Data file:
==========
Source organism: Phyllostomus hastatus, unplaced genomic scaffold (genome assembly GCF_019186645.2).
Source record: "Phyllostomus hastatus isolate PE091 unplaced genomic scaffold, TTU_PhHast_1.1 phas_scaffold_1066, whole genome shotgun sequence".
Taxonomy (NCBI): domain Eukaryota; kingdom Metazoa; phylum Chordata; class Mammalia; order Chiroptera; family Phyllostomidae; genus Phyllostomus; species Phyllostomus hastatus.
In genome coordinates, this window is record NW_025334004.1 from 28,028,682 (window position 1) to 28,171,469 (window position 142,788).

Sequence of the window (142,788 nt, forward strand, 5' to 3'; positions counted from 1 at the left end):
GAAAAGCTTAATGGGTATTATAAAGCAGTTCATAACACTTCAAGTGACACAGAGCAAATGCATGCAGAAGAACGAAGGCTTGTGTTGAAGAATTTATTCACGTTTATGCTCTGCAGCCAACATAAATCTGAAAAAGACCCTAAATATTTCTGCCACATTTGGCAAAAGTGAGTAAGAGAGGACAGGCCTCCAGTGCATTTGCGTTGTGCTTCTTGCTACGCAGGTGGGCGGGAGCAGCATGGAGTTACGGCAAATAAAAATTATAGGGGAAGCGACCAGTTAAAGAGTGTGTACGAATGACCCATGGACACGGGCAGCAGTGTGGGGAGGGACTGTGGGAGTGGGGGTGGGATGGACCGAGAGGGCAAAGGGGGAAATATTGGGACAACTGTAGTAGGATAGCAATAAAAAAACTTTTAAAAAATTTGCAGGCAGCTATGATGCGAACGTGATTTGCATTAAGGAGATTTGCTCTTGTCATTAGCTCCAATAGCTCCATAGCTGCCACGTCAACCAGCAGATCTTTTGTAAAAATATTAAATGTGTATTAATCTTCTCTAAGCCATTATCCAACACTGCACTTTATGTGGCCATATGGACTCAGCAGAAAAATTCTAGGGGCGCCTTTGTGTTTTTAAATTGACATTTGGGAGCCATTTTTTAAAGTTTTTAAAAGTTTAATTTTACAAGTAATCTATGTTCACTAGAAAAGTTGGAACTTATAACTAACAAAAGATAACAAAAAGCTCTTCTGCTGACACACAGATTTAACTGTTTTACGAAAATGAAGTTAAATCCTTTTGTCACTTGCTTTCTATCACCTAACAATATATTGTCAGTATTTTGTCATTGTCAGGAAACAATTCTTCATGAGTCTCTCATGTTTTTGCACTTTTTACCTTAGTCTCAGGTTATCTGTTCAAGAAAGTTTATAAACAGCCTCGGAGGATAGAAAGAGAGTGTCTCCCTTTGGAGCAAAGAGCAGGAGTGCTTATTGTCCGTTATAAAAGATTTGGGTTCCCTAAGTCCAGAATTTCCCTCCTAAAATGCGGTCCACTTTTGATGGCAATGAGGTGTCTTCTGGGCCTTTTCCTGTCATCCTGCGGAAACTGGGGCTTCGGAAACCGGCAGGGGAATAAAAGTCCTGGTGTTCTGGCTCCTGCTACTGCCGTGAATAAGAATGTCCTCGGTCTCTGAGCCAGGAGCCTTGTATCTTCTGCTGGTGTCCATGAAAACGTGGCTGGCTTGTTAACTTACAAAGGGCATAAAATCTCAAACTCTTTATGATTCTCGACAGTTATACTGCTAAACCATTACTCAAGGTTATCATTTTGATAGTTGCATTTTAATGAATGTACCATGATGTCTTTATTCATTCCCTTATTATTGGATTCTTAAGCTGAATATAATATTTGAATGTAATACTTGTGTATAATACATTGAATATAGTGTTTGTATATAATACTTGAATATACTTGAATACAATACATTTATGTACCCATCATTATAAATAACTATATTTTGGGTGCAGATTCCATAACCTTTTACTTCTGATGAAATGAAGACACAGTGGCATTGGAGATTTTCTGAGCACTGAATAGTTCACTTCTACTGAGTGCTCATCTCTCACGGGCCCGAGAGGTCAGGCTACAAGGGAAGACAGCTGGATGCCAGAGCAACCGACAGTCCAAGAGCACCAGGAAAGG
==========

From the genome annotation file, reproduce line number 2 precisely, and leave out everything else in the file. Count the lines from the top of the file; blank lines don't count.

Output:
Source record: "Phyllostomus hastatus isolate PE091 unplaced genomic scaffold, TTU_PhHast_1.1 phas_scaffold_1066, whole genome shotgun sequence".